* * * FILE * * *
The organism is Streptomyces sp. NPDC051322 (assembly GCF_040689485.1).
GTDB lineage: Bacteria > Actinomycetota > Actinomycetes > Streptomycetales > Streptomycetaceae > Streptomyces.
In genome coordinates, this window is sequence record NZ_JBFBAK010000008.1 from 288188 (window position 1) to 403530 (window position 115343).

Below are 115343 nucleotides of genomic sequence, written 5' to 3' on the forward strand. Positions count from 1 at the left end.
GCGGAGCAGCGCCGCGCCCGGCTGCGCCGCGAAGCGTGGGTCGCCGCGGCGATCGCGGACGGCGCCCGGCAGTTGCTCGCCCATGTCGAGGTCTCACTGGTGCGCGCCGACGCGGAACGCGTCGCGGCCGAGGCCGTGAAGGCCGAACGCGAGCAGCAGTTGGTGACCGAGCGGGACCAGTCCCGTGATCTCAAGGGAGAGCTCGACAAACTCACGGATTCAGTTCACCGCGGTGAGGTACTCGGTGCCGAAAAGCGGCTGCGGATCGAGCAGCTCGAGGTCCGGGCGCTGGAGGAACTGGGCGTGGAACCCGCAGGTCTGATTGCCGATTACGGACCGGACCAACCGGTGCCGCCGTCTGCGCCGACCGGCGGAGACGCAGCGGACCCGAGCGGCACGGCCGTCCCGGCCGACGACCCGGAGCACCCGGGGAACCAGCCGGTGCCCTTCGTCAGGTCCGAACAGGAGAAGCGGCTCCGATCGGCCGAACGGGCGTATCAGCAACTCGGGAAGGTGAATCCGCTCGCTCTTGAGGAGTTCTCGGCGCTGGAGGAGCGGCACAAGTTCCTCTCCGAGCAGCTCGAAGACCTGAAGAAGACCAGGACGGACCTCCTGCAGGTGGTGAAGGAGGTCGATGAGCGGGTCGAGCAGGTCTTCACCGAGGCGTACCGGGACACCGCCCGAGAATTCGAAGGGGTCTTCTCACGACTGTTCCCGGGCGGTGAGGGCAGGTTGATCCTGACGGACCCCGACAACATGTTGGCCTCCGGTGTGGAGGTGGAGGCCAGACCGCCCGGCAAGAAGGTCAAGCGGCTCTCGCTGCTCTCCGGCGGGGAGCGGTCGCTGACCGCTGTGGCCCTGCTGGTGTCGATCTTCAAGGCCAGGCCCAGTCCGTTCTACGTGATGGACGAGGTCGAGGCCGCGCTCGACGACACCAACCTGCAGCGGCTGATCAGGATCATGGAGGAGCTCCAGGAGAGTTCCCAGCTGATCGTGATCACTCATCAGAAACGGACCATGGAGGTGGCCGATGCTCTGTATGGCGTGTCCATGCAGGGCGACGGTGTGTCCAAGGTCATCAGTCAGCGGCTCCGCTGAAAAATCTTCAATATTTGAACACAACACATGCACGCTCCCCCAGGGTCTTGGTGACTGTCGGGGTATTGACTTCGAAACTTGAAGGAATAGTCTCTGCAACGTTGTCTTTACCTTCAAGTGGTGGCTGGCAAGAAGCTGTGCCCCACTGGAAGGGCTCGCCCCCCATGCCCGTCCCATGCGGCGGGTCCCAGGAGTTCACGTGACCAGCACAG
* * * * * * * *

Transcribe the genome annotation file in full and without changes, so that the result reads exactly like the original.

The organism is Streptomyces sp. NPDC051322 (assembly GCF_040689485.1).
GTDB lineage: Bacteria > Actinomycetota > Actinomycetes > Streptomycetales > Streptomycetaceae > Streptomyces.
In genome coordinates, this window is sequence record NZ_JBFBAK010000008.1 from 288188 (window position 1) to 403530 (window position 115343).

Below are 115343 nucleotides of genomic sequence, written 5' to 3' on the forward strand. Positions count from 1 at the left end.
GCGGAGCAGCGCCGCGCCCGGCTGCGCCGCGAAGCGTGGGTCGCCGCGGCGATCGCGGACGGCGCCCGGCAGTTGCTCGCCCATGTCGAGGTCTCACTGGTGCGCGCCGACGCGGAACGCGTCGCGGCCGAGGCCGTGAAGGCCGAACGCGAGCAGCAGTTGGTGACCGAGCGGGACCAGTCCCGTGATCTCAAGGGAGAGCTCGACAAACTCACGGATTCAGTTCACCGCGGTGAGGTACTCGGTGCCGAAAAGCGGCTGCGGATCGAGCAGCTCGAGGTCCGGGCGCTGGAGGAACTGGGCGTGGAACCCGCAGGTCTGATTGCCGATTACGGACCGGACCAACCGGTGCCGCCGTCTGCGCCGACCGGCGGAGACGCAGCGGACCCGAGCGGCACGGCCGTCCCGGCCGACGACCCGGAGCACCCGGGGAACCAGCCGGTGCCCTTCGTCAGGTCCGAACAGGAGAAGCGGCTCCGATCGGCCGAACGGGCGTATCAGCAACTCGGGAAGGTGAATCCGCTCGCTCTTGAGGAGTTCTCGGCGCTGGAGGAGCGGCACAAGTTCCTCTCCGAGCAGCTCGAAGACCTGAAGAAGACCAGGACGGACCTCCTGCAGGTGGTGAAGGAGGTCGATGAGCGGGTCGAGCAGGTCTTCACCGAGGCGTACCGGGACACCGCCCGAGAATTCGAAGGGGTCTTCTCACGACTGTTCCCGGGCGGTGAGGGCAGGTTGATCCTGACGGACCCCGACAACATGTTGGCCTCCGGTGTGGAGGTGGAGGCCAGACCGCCCGGCAAGAAGGTCAAGCGGCTCTCGCTGCTCTCCGGCGGGGAGCGGTCGCTGACCGCTGTGGCCCTGCTGGTGTCGATCTTCAAGGCCAGGCCCAGTCCGTTCTACGTGATGGACGAGGTCGAGGCCGCGCTCGACGACACCAACCTGCAGCGGCTGATCAGGATCATGGAGGAGCTCCAGGAGAGTTCCCAGCTGATCGTGATCACTCATCAGAAACGGACCATGGAGGTGGCCGATGCTCTGTATGGCGTGTCCATGCAGGGCGACGGTGTGTCCAAGGTCATCAGTCAGCGGCTCCGCTGAAAAATCTTCAATATTTGAACACAACACATGCACGCTCCCCCAGGGTCTTGGTGACTGTCGGGGTATTGACTTCGAAACTTGAAGGAATAGTCTCTGCAACGTTGTCTTTACCTTCAAGTGGTGGCTGGCAAGAAGCTGTGCCCCACTGGAAGGGCTCGCCCCCCATGCCCGTCCCATGCGGCGGGTCCCAGGAGTTCACGTGACCAGCACAG